# Linear algebra subspace proof

1. Feb 10, 2013

### Mdhiggenz

1. The problem statement, all variables and given/known data

Prove that if S is a subspace of R1, then either S={0} or S=R1.

Trying to come up with a proof I dissected each statement, I know that in order for S to be

a subspace the zero vector must lie within the subset. So I know S={0} is true. I then

checked an arbitary vector x1 which lies on R1 to make sure it

was closed under scalar multiplication, and addition, and that checked out as well.

Not sure if I am on the right track.

Thanks

2. Relevant equations

3. The attempt at a solution

2. Feb 10, 2013

### jbunniii

You need to specify what field of scalars you are using. The statement is true if the field is $\mathbb{R}$, false if it is, for example, $\mathbb{Q}$.

Assuming you are using $\mathbb{R}$ for the field of scalars, use the fact that a subspace must be closed under scalar multiplication.

3. Feb 10, 2013

### Karnage1993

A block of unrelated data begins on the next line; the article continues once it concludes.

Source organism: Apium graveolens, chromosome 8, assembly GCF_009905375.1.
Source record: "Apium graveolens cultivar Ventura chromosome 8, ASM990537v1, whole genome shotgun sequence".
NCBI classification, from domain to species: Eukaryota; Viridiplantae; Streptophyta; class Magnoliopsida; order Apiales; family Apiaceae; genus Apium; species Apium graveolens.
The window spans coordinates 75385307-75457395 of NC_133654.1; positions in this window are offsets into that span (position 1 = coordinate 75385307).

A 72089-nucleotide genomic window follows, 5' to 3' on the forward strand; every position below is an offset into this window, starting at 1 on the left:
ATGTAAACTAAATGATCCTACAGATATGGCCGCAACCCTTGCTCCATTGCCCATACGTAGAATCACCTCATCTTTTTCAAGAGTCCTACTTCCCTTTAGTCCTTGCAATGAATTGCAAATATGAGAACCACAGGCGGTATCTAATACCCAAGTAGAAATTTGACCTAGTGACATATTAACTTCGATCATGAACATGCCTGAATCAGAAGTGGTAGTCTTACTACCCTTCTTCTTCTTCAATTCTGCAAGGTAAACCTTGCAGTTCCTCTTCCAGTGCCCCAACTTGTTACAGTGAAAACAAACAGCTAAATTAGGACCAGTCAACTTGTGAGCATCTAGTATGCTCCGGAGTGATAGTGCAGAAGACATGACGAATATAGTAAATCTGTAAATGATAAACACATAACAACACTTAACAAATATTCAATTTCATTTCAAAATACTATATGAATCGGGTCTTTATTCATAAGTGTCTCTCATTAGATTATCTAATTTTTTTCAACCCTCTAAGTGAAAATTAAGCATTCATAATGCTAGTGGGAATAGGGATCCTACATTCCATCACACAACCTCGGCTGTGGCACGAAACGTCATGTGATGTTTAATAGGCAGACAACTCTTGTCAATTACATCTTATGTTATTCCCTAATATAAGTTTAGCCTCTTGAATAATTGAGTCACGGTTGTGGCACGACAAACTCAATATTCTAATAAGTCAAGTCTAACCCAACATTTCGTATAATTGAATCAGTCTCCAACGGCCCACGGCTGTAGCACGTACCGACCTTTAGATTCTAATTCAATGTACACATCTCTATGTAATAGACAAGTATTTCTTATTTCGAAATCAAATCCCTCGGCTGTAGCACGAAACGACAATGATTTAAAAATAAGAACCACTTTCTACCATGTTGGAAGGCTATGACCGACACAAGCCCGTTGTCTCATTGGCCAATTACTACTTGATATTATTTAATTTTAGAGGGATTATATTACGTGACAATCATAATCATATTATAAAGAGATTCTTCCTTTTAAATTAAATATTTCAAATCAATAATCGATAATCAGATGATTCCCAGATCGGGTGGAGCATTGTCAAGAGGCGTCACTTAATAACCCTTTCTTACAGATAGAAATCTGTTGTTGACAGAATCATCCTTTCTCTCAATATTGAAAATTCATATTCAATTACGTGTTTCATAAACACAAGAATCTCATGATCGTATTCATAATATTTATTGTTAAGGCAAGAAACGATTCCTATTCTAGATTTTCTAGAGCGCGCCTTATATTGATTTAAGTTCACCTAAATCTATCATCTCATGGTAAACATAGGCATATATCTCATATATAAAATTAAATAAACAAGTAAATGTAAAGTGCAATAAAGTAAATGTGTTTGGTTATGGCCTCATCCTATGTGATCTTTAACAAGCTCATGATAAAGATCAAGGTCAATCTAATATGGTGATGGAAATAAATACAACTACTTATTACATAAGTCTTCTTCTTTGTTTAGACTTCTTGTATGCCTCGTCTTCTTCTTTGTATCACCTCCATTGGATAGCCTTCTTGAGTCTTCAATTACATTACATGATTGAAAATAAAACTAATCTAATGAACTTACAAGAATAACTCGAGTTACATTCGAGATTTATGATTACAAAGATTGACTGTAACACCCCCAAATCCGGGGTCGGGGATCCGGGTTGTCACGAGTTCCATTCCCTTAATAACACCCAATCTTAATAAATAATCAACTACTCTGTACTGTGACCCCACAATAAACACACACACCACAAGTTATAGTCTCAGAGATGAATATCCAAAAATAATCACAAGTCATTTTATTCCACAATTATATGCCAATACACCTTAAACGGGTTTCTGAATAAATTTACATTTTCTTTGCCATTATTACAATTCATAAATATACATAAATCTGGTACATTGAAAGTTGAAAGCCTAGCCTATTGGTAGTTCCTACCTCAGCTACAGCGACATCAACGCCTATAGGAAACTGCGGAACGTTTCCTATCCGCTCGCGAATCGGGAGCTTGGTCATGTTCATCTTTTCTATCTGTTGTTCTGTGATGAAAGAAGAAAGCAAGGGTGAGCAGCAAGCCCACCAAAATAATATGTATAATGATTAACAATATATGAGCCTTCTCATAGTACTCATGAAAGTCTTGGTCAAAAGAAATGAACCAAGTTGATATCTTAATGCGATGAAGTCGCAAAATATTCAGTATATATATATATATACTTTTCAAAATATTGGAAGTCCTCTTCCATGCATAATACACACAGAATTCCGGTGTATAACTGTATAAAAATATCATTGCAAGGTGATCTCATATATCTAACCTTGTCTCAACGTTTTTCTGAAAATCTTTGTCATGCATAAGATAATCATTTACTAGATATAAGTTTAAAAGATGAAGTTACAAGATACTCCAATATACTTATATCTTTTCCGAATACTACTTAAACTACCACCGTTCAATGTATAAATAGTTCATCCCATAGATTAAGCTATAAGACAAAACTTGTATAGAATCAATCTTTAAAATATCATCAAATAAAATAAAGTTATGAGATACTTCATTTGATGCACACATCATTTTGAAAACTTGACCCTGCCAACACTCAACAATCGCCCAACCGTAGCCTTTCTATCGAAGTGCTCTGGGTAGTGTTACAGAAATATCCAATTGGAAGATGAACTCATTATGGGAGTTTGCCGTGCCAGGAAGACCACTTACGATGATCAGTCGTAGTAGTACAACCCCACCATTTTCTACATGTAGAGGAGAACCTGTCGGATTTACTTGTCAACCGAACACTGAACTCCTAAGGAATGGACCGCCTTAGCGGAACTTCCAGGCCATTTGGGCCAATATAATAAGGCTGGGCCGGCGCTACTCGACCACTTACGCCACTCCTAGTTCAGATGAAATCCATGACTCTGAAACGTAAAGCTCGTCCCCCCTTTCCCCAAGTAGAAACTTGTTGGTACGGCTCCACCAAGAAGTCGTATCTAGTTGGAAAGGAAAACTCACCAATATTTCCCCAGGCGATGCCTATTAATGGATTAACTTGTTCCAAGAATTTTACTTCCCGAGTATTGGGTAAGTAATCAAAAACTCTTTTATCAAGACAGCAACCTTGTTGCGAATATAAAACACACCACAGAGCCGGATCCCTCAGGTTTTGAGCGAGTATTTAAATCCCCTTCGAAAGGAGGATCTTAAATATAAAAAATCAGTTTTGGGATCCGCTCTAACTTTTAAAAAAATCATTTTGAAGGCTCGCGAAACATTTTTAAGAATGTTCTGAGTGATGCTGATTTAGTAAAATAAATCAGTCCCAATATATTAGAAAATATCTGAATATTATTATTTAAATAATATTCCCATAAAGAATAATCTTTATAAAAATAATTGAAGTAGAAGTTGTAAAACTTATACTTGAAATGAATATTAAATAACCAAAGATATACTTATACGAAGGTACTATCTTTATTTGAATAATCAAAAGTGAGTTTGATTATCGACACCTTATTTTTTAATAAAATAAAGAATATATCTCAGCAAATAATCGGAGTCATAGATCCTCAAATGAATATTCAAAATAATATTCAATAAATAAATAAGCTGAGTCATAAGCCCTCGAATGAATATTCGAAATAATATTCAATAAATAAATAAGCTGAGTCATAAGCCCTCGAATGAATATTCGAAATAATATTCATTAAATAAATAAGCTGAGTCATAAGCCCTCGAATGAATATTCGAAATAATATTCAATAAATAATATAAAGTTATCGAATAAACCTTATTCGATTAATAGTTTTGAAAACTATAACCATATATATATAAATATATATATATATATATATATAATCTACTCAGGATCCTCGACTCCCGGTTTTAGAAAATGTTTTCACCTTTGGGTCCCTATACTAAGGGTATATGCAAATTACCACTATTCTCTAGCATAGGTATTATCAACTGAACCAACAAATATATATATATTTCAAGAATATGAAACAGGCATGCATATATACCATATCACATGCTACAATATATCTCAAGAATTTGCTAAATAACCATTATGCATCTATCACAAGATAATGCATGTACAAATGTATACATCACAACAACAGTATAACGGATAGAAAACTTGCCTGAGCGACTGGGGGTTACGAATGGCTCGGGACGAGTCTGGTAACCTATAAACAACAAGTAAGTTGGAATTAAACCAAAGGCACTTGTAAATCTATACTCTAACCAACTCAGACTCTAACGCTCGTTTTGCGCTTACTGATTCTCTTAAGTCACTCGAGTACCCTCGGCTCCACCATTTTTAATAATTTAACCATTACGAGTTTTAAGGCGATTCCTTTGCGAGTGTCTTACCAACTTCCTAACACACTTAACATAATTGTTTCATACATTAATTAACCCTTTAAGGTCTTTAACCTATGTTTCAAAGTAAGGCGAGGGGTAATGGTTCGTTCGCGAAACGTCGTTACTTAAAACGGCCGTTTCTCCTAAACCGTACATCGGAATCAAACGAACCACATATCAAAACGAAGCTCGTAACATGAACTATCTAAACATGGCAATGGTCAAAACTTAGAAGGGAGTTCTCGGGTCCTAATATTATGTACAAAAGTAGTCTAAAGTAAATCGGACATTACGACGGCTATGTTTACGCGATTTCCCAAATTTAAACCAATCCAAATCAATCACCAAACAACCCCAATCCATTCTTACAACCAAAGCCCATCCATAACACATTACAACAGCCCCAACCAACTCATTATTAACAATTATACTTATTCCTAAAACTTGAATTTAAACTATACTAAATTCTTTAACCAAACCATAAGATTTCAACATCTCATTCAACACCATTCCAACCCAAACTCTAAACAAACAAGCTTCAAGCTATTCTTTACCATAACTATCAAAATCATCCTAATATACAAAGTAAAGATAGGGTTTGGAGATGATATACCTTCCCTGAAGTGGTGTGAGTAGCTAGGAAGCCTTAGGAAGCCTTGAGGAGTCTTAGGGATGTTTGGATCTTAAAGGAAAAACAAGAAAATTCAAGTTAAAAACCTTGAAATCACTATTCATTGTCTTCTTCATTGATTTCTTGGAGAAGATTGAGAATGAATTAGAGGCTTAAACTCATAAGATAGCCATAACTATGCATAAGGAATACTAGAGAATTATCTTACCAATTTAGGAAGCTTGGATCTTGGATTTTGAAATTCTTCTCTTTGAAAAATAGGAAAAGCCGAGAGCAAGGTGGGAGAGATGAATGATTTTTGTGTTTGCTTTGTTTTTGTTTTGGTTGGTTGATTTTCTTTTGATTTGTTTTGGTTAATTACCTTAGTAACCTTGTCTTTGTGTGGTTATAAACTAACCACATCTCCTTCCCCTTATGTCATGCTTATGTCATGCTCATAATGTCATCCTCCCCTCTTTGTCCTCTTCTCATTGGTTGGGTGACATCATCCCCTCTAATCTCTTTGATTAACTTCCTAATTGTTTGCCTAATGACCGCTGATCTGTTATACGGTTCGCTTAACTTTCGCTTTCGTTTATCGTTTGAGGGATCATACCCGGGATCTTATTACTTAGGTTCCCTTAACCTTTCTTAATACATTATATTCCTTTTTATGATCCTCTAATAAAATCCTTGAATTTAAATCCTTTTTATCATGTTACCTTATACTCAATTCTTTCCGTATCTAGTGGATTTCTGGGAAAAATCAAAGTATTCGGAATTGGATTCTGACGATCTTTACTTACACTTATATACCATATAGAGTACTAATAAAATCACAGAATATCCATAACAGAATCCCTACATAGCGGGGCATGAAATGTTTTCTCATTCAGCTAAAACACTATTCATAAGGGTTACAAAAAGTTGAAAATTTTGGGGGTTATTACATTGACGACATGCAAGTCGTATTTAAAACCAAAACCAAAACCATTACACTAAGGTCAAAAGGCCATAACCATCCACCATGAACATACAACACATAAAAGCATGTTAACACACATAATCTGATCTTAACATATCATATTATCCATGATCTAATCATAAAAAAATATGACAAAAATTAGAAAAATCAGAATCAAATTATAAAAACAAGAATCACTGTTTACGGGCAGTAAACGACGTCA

Your ideas are right, but it's not really a proof unless you do everything step-by-step.
For example, for the first possible set: $S = \{0\}$, show that all three properties of a subspace are satisfied.

4. Feb 10, 2013

### jbunniii

Why is that necessary? The problem statement tells you that $S$ is a subspace. All you need to do is show that if it's not $\{0\}$ then it must be all of $\mathbb{R}^1$.

So: if $S$ is not $\{0\}$, then $S$ contains a nonzero element, say $s \neq 0$. Since $S$ is a subspace, it is closed under scalar multiplication. Thus it must contain $\alpha s$ for every $\alpha \in F$ where $F$ is the scalar field (presumably $\mathbb{R}$). Therefore...?

5. Feb 11, 2013

s=r1?